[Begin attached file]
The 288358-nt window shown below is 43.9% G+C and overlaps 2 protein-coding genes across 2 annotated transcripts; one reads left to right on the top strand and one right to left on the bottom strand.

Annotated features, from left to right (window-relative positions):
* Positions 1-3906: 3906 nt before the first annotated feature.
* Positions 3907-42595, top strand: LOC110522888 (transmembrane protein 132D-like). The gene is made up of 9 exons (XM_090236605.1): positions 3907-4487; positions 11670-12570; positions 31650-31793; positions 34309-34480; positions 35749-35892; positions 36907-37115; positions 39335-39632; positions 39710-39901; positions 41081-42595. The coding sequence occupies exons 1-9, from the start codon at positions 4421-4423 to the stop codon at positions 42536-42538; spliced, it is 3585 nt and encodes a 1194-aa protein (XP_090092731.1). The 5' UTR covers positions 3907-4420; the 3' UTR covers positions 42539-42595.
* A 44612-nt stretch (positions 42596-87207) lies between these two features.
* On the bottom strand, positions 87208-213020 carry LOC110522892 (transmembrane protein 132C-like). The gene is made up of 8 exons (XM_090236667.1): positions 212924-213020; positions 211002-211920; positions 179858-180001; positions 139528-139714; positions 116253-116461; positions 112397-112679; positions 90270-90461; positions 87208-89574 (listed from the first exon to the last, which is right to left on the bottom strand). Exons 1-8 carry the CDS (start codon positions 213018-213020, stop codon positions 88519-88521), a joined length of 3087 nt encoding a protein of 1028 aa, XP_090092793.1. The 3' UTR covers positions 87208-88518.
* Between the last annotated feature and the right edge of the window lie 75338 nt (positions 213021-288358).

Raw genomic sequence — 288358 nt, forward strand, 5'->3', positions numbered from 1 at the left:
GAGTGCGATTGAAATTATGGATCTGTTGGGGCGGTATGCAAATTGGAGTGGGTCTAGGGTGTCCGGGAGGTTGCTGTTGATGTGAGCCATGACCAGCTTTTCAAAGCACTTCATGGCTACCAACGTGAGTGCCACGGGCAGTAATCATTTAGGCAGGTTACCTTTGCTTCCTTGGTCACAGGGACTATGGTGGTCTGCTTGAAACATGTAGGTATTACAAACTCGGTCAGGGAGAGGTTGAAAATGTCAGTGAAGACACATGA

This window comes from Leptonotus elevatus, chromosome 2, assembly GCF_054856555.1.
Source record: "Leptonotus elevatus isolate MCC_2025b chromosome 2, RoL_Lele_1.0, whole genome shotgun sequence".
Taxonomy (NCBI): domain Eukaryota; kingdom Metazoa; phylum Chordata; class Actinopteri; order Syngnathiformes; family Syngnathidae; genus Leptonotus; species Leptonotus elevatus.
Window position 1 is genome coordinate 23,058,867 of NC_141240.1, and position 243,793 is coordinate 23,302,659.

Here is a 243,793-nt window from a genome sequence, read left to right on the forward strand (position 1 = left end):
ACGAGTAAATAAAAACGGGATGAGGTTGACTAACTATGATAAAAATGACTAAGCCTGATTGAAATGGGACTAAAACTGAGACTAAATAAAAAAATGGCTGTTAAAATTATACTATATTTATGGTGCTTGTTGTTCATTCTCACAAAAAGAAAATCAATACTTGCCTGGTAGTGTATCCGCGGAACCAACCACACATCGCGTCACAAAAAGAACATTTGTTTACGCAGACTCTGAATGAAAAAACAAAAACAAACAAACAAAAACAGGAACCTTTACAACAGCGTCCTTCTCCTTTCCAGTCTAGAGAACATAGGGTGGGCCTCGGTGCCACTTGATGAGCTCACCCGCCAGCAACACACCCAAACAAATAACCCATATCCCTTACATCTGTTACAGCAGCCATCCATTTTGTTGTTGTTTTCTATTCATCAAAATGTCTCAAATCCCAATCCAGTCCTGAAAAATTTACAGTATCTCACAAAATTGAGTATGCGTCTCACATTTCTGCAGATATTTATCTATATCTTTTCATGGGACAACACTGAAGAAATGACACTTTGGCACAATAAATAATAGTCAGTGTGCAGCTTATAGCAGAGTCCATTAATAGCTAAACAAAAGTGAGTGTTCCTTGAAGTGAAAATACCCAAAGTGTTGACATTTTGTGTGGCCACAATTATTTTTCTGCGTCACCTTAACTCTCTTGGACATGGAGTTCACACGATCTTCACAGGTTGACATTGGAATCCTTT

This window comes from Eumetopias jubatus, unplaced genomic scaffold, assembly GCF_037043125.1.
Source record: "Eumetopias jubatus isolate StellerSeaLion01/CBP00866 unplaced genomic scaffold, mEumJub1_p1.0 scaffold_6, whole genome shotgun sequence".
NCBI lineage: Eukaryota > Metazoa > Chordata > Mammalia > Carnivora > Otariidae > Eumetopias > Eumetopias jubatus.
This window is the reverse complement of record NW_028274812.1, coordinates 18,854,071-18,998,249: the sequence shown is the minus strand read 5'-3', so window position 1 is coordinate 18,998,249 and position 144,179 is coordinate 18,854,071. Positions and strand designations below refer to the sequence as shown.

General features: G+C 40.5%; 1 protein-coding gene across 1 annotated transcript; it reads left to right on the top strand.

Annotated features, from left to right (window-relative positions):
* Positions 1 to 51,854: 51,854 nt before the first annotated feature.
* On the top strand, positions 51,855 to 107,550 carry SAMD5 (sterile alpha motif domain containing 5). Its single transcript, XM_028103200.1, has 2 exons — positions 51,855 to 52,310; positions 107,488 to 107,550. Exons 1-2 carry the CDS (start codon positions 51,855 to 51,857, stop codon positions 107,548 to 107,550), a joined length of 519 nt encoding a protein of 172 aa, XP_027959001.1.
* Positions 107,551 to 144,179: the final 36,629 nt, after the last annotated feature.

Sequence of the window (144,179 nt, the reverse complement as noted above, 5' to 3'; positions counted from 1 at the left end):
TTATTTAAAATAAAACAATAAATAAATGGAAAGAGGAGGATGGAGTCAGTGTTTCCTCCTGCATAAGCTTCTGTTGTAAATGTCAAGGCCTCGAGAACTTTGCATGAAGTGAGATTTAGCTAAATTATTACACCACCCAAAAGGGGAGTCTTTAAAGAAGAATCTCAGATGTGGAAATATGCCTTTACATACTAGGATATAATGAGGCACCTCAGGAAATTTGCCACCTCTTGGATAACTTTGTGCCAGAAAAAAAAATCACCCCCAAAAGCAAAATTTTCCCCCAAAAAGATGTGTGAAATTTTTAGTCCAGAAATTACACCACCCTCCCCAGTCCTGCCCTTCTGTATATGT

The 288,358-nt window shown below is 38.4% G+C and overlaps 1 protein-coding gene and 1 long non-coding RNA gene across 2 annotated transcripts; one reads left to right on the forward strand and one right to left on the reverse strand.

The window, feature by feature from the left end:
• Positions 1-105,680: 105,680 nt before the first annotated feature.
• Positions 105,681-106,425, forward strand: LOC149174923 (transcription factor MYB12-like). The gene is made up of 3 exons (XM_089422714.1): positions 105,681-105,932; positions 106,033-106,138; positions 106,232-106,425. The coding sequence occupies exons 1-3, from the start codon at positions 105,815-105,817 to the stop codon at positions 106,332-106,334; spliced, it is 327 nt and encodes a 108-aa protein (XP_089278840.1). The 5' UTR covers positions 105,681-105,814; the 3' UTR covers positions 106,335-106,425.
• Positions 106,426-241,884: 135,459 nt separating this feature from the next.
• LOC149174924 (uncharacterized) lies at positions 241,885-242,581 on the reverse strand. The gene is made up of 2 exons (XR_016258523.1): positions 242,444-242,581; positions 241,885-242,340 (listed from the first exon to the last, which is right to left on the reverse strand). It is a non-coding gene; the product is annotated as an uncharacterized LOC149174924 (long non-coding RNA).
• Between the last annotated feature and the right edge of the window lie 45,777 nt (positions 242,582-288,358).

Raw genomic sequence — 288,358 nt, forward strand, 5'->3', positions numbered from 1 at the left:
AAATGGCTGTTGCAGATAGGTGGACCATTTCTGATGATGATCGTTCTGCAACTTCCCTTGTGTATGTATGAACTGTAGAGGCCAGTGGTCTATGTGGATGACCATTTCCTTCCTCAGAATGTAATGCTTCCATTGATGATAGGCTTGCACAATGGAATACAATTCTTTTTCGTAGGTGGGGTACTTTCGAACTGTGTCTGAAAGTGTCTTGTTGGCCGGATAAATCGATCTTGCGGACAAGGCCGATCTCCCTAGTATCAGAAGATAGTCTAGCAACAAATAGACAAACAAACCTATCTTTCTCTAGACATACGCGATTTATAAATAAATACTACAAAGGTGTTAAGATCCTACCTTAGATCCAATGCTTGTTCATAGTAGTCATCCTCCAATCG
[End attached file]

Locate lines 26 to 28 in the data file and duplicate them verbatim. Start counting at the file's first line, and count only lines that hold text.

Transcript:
TTATTTAAAATAAAACAATAAATAAATGGAAAGAGGAGGATGGAGTCAGTGTTTCCTCCTGCATAAGCTTCTGTTGTAAATGTCAAGGCCTCGAGAACTTTGCATGAAGTGAGATTTAGCTAAATTATTACACCACCCAAAAGGGGAGTCTTTAAAGAAGAATCTCAGATGTGGAAATATGCCTTTACATACTAGGATATAATGAGGCACCTCAGGAAATTTGCCACCTCTTGGATAACTTTGTGCCAGAAAAAAAAATCACCCCCAAAAGCAAAATTTTCCCCCAAAAAGATGTGTGAAATTTTTAGTCCAGAAATTACACCACCCTCCCCAGTCCTGCCCTTCTGTATATGT

The 288,358-nt window shown below is 38.4% G+C and overlaps 1 protein-coding gene and 1 long non-coding RNA gene across 2 annotated transcripts; one reads left to right on the forward strand and one right to left on the reverse strand.

The window, feature by feature from the left end: